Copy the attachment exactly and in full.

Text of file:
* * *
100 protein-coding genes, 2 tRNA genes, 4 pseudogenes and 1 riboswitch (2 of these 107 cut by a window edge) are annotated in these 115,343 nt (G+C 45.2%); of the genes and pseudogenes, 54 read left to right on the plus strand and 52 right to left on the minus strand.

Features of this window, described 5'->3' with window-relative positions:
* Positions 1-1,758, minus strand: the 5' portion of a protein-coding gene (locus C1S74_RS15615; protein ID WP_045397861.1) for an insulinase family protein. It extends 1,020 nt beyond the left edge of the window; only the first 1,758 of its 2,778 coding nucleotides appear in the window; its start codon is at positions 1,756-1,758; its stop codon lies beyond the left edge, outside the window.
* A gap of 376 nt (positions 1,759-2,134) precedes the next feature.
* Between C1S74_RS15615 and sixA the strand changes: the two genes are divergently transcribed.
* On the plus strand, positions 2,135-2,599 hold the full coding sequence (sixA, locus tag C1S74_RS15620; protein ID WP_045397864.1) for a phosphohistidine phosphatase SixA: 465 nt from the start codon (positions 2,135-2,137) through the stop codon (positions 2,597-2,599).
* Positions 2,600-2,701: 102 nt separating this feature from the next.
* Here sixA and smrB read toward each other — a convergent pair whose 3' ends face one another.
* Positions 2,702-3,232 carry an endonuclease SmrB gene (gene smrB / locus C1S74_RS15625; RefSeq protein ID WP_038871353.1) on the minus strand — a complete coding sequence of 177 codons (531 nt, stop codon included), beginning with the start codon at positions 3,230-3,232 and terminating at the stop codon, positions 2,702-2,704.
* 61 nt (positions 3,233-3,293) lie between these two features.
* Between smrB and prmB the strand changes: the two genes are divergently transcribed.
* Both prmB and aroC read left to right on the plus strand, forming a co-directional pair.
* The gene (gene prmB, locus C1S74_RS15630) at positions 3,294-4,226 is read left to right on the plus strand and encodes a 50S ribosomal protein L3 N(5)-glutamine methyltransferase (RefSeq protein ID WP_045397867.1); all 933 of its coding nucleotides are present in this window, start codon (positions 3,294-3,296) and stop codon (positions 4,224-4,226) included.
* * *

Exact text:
100 protein-coding genes, 2 tRNA genes, 4 pseudogenes and 1 riboswitch (2 of these 107 cut by a window edge) are annotated in these 115,343 nt (G+C 45.2%); of the genes and pseudogenes, 54 read left to right on the plus strand and 52 right to left on the minus strand.

Features of this window, described 5'->3' with window-relative positions:
* Positions 1-1,758, minus strand: the 5' portion of a protein-coding gene (locus C1S74_RS15615; protein ID WP_045397861.1) for an insulinase family protein. It extends 1,020 nt beyond the left edge of the window; only the first 1,758 of its 2,778 coding nucleotides appear in the window; its start codon is at positions 1,756-1,758; its stop codon lies beyond the left edge, outside the window.
* A gap of 376 nt (positions 1,759-2,134) precedes the next feature.
* Between C1S74_RS15615 and sixA the strand changes: the two genes are divergently transcribed.
* On the plus strand, positions 2,135-2,599 hold the full coding sequence (sixA, locus tag C1S74_RS15620; protein ID WP_045397864.1) for a phosphohistidine phosphatase SixA: 465 nt from the start codon (positions 2,135-2,137) through the stop codon (positions 2,597-2,599).
* Positions 2,600-2,701: 102 nt separating this feature from the next.
* Here sixA and smrB read toward each other — a convergent pair whose 3' ends face one another.
* Positions 2,702-3,232 carry an endonuclease SmrB gene (gene smrB / locus C1S74_RS15625; RefSeq protein ID WP_038871353.1) on the minus strand — a complete coding sequence of 177 codons (531 nt, stop codon included), beginning with the start codon at positions 3,230-3,232 and terminating at the stop codon, positions 2,702-2,704.
* 61 nt (positions 3,233-3,293) lie between these two features.
* Between smrB and prmB the strand changes: the two genes are divergently transcribed.
* Both prmB and aroC read left to right on the plus strand, forming a co-directional pair.
* The gene (gene prmB, locus C1S74_RS15630) at positions 3,294-4,226 is read left to right on the plus strand and encodes a 50S ribosomal protein L3 N(5)-glutamine methyltransferase (RefSeq protein ID WP_045397867.1); all 933 of its coding nucleotides are present in this window, start codon (positions 3,294-3,296) and stop codon (positions 4,224-4,226) included.